What is the Memorial Shrine at Freemasons’ Hall?
The ceremonial area, known as a vestibule, found outside the Grand Temple at Freemasons’ Hall contains a special area commonly referred to as the Memorial Shrine. It is called this because it contains a bronze casket that houses the Masonic Roll of Honour. Above the casket is the enchanting stained glass Memorial Window.
How did the Memorial Shrine come about?
On 27th June 1919 a special Grand Lodge meeting was held at the Royal Albert Hall to celebrate the end of World War I. A message was read from the Grand Master, the Duke of Connaught, in which he requests that a permanent memorial be constructed “to render fitting honour to the many brethren who fell during the War.”
A competition was held to design a new building to act as memorial and a new home for English freemasonry. It was to be called the Masonic Peace Memorial Building. The winning design was by architects Ashley and Newman and building work began in 1927. The new Masonic Peace Memorial Building was dedicated in 1933. In June 1938, five years later, the Building Committee in its last report announced that it had given instructions for a Memorial Shrine and Roll of Honour to be placed under the Memorial Window. At the Grand Lodge meeting on 5th June 1940, by which time the country was again at war, the Committee was able to announce that the work had been completed.
What is the Masonic Roll of Honour?
The idea of a Masonic Roll of Honour was first considered by Grand Lodge in December 1914. It was proposed that the roll should give the names of those freemasons of all ranks who had laid down their lives in the service of their country.
The first list appeared in the Masonic Year Book for 1916. It ran for 30 pages and included over 500 names each listed under his lodge. Over 2,500 names had been recorded in the year books over the course of the war. By June 1921 the roll was declared complete and listed 3,078 names. A book was published and a copy was sent to every lodge. Copies were also available for purchase and we have original copies at the Museum of Freemasonry including a version with vellum cover and lettering in gold leaf.
The bronze casket in the Memorial Shrine houses a unique version of the Roll of Honour. It is a hand-decorated parchment scroll that can be turned by handles on the front so all the names can be read. It includes over 350 names not included in the Roll of Honour book, and additional lodge details for about 30 names already known.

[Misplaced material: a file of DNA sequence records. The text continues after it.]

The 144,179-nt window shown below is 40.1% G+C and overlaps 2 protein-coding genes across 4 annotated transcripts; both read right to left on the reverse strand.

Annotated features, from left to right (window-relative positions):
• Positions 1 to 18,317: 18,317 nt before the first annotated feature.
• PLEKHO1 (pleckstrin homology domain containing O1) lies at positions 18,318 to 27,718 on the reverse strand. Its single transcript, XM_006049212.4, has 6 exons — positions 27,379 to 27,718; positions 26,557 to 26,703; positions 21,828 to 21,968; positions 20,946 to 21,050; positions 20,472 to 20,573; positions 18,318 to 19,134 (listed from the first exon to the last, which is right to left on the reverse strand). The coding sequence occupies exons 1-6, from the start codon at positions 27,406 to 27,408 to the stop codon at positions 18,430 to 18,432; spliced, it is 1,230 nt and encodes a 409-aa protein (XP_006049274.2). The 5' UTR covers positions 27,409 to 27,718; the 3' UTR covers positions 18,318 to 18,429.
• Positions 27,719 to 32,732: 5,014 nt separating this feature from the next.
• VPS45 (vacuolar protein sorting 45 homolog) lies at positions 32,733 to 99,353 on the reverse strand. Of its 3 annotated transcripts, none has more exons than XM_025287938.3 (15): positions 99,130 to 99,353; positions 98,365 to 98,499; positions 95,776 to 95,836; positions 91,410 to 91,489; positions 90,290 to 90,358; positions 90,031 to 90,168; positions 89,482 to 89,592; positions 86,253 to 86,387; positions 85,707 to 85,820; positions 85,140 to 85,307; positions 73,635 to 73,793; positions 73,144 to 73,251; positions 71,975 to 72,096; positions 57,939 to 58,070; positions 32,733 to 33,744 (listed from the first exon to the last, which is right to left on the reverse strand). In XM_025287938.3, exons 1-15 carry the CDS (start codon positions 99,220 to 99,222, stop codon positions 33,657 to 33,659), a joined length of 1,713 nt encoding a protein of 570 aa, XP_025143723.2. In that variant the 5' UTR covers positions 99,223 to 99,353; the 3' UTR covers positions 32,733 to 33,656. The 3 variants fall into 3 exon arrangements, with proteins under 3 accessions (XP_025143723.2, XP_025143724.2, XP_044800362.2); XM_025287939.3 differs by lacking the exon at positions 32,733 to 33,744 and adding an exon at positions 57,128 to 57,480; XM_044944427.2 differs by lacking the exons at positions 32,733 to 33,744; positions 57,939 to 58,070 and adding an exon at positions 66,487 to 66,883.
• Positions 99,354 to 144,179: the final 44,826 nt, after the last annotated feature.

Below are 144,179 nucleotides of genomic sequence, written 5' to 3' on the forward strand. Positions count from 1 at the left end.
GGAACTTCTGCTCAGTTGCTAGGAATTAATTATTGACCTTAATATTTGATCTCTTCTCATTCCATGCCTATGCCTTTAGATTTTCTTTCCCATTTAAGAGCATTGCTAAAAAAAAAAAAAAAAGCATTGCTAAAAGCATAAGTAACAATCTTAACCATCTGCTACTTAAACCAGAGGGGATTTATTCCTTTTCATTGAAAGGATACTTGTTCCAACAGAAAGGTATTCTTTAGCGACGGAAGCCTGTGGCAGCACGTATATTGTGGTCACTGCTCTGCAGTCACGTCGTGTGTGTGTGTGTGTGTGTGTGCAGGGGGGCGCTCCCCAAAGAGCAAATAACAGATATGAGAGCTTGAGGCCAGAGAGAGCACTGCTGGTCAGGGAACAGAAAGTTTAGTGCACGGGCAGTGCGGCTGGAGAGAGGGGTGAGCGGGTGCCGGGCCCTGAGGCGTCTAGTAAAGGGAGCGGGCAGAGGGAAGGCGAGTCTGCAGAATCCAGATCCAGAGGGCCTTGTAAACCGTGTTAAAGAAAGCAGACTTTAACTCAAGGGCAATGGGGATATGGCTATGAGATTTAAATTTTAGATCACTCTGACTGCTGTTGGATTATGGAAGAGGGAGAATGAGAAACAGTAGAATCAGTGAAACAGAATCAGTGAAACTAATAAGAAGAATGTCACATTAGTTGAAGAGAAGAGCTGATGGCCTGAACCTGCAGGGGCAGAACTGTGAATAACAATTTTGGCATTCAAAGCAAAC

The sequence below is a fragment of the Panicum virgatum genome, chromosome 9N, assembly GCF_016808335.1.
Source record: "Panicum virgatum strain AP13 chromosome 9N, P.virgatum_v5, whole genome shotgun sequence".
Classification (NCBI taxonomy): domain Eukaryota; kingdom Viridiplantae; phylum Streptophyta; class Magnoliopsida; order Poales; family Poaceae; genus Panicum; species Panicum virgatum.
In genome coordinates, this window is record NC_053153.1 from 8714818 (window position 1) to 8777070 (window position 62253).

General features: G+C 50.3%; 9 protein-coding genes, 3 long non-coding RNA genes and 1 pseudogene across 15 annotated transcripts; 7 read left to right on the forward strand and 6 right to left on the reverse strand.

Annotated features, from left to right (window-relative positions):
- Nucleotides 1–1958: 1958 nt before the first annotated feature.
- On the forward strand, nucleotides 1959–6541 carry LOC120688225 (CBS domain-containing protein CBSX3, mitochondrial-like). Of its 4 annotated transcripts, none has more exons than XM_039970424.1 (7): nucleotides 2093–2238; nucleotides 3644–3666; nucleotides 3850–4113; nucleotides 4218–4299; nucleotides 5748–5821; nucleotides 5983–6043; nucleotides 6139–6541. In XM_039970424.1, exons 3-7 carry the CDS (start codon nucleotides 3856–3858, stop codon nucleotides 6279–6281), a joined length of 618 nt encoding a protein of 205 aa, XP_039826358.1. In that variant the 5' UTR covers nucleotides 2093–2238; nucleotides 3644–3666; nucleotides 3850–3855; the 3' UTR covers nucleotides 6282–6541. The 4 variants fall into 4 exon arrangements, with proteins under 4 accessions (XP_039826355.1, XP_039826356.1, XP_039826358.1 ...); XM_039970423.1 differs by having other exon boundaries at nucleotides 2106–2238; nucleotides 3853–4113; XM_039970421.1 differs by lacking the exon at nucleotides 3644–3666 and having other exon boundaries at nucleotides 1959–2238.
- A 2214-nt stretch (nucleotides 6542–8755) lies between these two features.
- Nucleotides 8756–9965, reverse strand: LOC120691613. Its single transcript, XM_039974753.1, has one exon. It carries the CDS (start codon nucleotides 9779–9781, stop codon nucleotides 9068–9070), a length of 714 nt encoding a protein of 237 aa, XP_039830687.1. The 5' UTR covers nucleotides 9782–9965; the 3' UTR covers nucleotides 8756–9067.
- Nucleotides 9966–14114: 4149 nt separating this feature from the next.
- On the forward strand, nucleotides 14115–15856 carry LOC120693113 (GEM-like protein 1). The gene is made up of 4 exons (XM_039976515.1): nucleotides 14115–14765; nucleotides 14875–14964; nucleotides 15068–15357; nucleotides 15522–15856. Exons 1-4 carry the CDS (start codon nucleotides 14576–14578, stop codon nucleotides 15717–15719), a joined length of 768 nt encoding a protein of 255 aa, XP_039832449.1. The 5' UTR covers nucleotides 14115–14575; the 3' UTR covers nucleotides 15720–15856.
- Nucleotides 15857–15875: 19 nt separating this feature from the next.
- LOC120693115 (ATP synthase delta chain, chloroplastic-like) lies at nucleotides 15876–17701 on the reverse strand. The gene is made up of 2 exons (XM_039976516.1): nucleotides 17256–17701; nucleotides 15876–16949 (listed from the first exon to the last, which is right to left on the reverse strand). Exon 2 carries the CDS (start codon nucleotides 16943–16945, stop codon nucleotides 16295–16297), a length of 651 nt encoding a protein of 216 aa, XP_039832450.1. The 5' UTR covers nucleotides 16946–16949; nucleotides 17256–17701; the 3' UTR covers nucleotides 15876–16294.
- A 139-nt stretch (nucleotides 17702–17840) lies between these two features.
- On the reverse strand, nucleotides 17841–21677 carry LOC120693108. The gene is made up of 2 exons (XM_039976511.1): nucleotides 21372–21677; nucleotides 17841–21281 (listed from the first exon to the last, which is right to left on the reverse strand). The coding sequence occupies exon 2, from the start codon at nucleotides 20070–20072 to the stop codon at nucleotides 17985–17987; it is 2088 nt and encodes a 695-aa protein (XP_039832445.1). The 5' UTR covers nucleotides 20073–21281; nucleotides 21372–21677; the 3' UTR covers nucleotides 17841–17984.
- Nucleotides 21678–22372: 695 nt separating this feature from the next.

What about the design of the Memorial Shrine?
The Memorial Shrine – and the huge bronze Grand Temple doors – were designed by the English sculptor Walter Gilbert (1871-1946). He is also responsible for the gates at Buckingham Palace and the Victoria Memorial in London.
Mostly cast in bronze, the overall design and ornamentation of the Shrine incorporates symbols connected with the theme of peace and the attainment of eternal life. It takes the form of a bronze casket resting on an ark amongst reeds; the boat indicative of a journey, which had come to an end. In the centre of the casket’s front panel is a relief showing the Hand of God set in a circle. In this hand rests the Soul of Man. At the four corners of the casket stands pairs of winged Seraphim (angels) carrying golden trumpets and across the front were four gilded figures portraying Moses, Joshua, Solomon and St George.
The Roll of Honour is guarded on top by kneeling figures representing the four fighting services: Royal Navy, Royal Marines, Army and Royal Flying Corps. On either side of the casket are bronze Pillars of Light decorated with wheat (for resurrection), lotus (for the waters of life) and irises (for eternal life) with four panels of oak leaves at their base.
The theme of the Memorial Window is the attainment of peace through sacrifice. Its main feature is the Hall Stone crest featuring the Angel of Peace holding a model of the Tower façade of the building itself. In the lower panels are shown fighting men from ancient and modern times, civilians and pilgrims all ascending a winding staircase towards the angel.
Can I visit the Memorial Shrine at Freemasons’ Hall?
The Museum of Freemasonry provides free guided tours of Freemasons’ Hall, offering you the chance to see first-hand the beautiful craftsmanship of the Roll of Honour and Shrine. If you have a family member who served in the war and was a freemason, why not learn more by registering as a Reader to access our Library and Archives or apply for Family History Search.